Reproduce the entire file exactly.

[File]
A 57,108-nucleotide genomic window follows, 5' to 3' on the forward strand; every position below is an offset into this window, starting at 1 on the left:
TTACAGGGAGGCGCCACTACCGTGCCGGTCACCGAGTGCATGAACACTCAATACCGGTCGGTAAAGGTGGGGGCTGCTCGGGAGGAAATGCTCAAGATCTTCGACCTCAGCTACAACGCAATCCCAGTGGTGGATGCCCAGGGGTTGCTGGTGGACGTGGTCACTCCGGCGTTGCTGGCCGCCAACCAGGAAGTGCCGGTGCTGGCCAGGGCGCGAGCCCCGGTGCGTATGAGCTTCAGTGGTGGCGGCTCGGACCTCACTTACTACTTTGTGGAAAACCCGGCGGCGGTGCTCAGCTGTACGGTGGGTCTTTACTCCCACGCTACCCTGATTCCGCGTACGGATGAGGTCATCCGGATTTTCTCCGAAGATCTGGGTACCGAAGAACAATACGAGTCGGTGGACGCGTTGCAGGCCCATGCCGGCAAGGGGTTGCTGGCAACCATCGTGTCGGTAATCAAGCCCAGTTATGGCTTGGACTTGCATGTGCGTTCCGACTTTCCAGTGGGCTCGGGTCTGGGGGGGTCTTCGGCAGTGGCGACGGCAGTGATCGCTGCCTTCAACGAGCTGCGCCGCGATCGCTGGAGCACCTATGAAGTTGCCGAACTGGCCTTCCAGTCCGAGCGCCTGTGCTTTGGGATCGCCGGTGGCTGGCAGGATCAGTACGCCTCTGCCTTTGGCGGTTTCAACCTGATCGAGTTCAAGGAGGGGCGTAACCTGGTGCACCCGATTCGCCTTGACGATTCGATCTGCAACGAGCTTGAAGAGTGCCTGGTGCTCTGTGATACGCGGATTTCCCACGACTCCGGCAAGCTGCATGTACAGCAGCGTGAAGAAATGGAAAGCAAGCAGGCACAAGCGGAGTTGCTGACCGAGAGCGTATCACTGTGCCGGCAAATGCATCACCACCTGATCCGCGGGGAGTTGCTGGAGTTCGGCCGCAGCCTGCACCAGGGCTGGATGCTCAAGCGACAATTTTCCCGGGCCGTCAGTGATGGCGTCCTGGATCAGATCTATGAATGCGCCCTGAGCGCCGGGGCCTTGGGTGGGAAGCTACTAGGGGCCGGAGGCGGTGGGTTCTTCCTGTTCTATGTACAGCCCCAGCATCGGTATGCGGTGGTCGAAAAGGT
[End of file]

A 57,108-nucleotide genomic window follows, 5' to 3' on the forward strand; every position below is an offset into this window, starting at 1 on the left:
TTACAGGGAGGCGCCACTACCGTGCCGGTCACCGAGTGCATGAACACTCAATACCGGTCGGTAAAGGTGGGGGCTGCTCGGGAGGAAATGCTCAAGATCTTCGACCTCAGCTACAACGCAATCCCAGTGGTGGATGCCCAGGGGTTGCTGGTGGACGTGGTCACTCCGGCGTTGCTGGCCGCCAACCAGGAAGTGCCGGTGCTGGCCAGGGCGCGAGCCCCGGTGCGTATGAGCTTCAGTGGTGGCGGCTCGGACCTCACTTACTACTTTGTGGAAAACCCGGCGGCGGTGCTCAGCTGTACGGTGGGTCTTTACTCCCACGCTACCCTGATTCCGCGTACGGATGAGGTCATCCGGATTTTCTCCGAAGATCTGGGTACCGAAGAACAATACGAGTCGGTGGACGCGTTGCAGGCCCATGCCGGCAAGGGGTTGCTGGCAACCATCGTGTCGGTAATCAAGCCCAGTTATGGCTTGGACTTGCATGTGCGTTCCGACTTTCCAGTGGGCTCGGGTCTGGGGGGGTCTTCGGCAGTGGCGACGGCAGTGATCGCTGCCTTCAACGAGCTGCGCCGCGATCGCTGGAGCACCTATGAAGTTGCCGAACTGGCCTTCCAGTCCGAGCGCCTGTGCTTTGGGATCGCCGGTGGCTGGCAGGATCAGTACGCCTCTGCCTTTGGCGGTTTCAACCTGATCGAGTTCAAGGAGGGGCGTAACCTGGTGCACCCGATTCGCCTTGACGATTCGATCTGCAACGAGCTTGAAGAGTGCCTGGTGCTCTGTGATACGCGGATTTCCCACGACTCCGGCAAGCTGCATGTACAGCAGCGTGAAGAAATGGAAAGCAAGCAGGCACAAGCGGAGTTGCTGACCGAGAGCGTATCACTGTGCCGGCAAATGCATCACCACCTGATCCGCGGGGAGTTGCTGGAGTTCGGCCGCAGCCTGCACCAGGGCTGGATGCTCAAGCGACAATTTTCCCGGGCCGTCAGTGATGGCGTCCTGGATCAGATCTATGAATGCGCCCTGAGCGCCGGGGCCTTGGGTGGGAAGCTACTAGGGGCCGGAGGCGGTGGGTTCTTCCTGTTCTATGTACAGCCCCAGCATCGGTATGCGGTGGTCGAAAAGGT